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Sunday, December 30, 2012

WSJ Article on "Hire Education"

Wow, what a notion!  A president who asks questions instead of issuing imperial decrees.

WSJ front page story on 12/29:

  Deans List: Hiring Spree Fattens College Bureaucracy—And Tuition By DOUGLAS BELKIN and SCOTT THURM The Wall Street Journal. Online Edition. Saturday, December 29, 2012.-=-
MINNEAPOLIS—When Eric Kaler became president of the University of Minnesota last year, he pledged to curb soaring tuition by cutting administrative overhead. But he hit a snag: No one could tell him exactly what it cost to manage the school.

Like many public colleges, the University of Minnesota went on a spending spree over the past decade, paid for by a steady stream of state money and rising tuition. Officials didn't keep close tabs on their payroll as it swelled beyond 19,000 employees, nearly one for every 31Ž2 students. "The more questions I asked, the less happy I was," Dr. Kaler said.

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Jenn Ackerman

Students walk through campus at the University of Minnesota.

Many of the newly hired, it turns out, were doing little teaching. A Wall Street Journal analysis of University of Minnesota salary and employment records from 2001 through last spring shows that the system added more than 1,000 administrators over that period. Their ranks grew 37%, more than twice as fast as the teaching corps and nearly twice as fast as the student body.

Across U.S. higher education, nonclassroom costs have ballooned, administrative payrolls being a prime example. The number of employees hired by colleges and universities to manage or administer people, programs and regulations increased 50% faster than the number of instructors between 2001 and 2011, the U.S. Department of Education says. It's part of the reason that tuition, according to the Bureau of Labor Statistics, has risen even faster than health-care costs.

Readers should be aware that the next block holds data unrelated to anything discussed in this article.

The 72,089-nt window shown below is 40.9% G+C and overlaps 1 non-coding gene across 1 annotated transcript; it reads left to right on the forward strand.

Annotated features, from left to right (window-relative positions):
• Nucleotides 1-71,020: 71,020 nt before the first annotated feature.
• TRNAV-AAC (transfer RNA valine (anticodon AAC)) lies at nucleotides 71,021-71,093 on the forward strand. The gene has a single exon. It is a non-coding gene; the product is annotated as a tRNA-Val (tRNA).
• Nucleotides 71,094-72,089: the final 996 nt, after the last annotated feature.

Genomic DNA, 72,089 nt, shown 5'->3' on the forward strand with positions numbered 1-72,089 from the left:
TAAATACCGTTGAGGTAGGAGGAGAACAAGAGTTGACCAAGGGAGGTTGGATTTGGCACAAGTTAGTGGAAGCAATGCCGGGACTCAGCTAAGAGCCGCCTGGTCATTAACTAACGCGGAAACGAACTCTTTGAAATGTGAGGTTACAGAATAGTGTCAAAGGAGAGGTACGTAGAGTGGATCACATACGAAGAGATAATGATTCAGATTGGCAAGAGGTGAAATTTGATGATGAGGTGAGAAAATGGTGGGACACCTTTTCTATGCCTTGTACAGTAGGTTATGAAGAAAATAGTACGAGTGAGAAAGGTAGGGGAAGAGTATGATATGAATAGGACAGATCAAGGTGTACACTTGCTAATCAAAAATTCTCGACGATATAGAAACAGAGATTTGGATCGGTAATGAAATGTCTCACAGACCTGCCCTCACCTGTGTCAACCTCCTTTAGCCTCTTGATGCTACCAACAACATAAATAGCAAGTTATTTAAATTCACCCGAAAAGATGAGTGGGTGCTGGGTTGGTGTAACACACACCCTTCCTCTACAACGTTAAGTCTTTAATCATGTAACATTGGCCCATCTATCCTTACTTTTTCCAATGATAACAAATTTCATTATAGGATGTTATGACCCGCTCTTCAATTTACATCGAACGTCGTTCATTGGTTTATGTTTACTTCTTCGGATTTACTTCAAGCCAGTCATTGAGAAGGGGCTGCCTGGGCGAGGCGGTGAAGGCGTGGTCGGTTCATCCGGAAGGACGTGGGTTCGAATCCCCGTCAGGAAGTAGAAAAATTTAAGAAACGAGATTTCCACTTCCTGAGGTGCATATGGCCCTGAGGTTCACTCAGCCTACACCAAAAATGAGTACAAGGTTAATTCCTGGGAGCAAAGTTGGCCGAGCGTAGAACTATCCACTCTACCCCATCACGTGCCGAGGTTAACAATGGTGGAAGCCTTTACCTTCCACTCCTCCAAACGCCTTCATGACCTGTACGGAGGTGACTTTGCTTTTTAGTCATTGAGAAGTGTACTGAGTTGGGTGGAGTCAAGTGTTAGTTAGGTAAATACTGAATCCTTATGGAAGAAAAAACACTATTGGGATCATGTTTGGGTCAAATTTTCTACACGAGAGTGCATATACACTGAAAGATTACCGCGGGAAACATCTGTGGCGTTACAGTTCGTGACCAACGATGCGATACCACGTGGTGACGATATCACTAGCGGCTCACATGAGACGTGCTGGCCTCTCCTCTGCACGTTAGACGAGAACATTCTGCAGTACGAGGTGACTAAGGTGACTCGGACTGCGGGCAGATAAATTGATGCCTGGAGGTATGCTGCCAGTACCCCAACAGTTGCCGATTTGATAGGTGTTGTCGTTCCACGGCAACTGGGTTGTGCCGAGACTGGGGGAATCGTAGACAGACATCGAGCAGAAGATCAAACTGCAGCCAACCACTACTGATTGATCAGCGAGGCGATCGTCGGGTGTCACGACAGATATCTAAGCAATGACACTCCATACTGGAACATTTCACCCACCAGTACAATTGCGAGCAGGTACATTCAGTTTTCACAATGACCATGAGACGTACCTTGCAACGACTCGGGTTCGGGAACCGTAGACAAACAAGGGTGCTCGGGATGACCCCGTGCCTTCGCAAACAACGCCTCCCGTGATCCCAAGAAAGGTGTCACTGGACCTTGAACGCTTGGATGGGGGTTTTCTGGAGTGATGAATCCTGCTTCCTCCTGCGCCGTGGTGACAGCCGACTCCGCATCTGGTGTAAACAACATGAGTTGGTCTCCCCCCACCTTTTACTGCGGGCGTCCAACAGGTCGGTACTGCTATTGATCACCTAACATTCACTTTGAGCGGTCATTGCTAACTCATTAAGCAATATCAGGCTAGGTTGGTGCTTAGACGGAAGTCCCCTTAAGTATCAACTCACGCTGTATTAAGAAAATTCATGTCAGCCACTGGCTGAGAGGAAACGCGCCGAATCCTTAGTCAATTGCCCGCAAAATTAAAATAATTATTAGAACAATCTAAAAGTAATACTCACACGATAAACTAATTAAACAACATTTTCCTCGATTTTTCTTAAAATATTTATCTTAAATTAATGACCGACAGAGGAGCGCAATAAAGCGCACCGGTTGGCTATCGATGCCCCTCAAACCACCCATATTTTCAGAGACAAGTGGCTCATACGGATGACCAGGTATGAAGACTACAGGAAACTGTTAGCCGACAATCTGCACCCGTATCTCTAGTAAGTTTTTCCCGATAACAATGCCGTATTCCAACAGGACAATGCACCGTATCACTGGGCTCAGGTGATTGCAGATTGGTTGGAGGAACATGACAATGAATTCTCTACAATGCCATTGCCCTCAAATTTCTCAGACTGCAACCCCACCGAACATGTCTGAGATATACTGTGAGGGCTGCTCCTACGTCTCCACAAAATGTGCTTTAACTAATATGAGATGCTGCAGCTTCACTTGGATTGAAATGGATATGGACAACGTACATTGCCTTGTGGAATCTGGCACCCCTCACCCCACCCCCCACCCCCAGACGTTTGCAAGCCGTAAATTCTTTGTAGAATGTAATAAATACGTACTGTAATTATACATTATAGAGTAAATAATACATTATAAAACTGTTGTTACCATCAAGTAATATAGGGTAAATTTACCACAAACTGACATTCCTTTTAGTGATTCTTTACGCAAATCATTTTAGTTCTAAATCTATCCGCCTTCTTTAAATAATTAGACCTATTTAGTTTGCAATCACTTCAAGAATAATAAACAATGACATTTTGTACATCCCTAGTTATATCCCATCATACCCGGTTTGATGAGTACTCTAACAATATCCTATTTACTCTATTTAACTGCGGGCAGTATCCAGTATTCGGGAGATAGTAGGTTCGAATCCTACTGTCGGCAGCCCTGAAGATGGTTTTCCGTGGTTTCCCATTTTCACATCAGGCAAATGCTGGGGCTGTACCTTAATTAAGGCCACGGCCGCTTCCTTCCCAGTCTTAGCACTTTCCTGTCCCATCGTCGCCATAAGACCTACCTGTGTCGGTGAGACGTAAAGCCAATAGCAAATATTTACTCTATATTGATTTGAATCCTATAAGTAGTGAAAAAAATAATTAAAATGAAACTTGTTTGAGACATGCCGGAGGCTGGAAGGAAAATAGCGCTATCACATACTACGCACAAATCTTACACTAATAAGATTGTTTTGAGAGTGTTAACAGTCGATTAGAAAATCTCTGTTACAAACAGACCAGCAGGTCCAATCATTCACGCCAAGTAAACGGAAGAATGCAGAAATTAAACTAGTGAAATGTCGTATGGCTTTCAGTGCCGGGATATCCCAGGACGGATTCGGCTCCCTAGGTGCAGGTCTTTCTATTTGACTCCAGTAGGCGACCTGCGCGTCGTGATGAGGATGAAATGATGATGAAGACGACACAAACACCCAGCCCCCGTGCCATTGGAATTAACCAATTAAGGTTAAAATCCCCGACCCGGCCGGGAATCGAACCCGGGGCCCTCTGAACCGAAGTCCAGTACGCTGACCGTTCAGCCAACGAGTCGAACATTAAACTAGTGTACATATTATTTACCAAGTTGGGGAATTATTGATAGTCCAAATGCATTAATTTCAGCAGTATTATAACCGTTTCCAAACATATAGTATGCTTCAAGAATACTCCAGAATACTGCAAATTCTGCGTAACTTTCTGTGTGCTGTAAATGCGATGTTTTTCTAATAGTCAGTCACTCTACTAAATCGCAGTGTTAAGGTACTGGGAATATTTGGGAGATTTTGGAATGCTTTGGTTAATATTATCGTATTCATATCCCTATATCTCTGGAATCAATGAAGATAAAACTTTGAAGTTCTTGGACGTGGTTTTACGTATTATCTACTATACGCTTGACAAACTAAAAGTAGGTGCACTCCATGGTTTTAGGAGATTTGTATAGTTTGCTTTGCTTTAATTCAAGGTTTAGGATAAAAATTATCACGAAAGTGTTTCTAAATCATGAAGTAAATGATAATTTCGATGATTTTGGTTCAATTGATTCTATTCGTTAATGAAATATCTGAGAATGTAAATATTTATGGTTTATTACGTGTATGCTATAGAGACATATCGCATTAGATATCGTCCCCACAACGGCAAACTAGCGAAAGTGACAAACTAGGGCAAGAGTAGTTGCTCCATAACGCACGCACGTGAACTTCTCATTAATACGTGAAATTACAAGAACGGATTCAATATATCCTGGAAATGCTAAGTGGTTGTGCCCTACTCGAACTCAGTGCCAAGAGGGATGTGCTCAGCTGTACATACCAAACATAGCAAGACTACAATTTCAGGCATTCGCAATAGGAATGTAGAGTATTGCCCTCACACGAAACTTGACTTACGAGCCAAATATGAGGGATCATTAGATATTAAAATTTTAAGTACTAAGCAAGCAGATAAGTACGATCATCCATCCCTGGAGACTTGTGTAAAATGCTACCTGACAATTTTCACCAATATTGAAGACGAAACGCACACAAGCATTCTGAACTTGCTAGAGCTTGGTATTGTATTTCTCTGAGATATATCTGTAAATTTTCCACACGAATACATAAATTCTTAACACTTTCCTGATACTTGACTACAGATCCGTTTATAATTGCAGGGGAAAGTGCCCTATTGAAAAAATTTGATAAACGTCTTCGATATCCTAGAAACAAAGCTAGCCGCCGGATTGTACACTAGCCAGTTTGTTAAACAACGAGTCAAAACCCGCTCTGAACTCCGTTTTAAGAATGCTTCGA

How Administrative Spending Boosts College Costs
Compare the amounts spent on all education-related expenses per student in 2010-11 and how much of that was for administrative costs at 72 public universities with high research activity.


More photos and interactive graphics 

The University of Minnesota illustrates the trend. Its main Twin Cities campus had the largest share of employees classified as "executive/administrative and managerial" among the 72 "very-high-research" public universities in the 2011-12 academic year, according to data compiled by the U.S. Department of Education. Minnesota officials say the figures are misleading because not all schools report administrative spending the same way.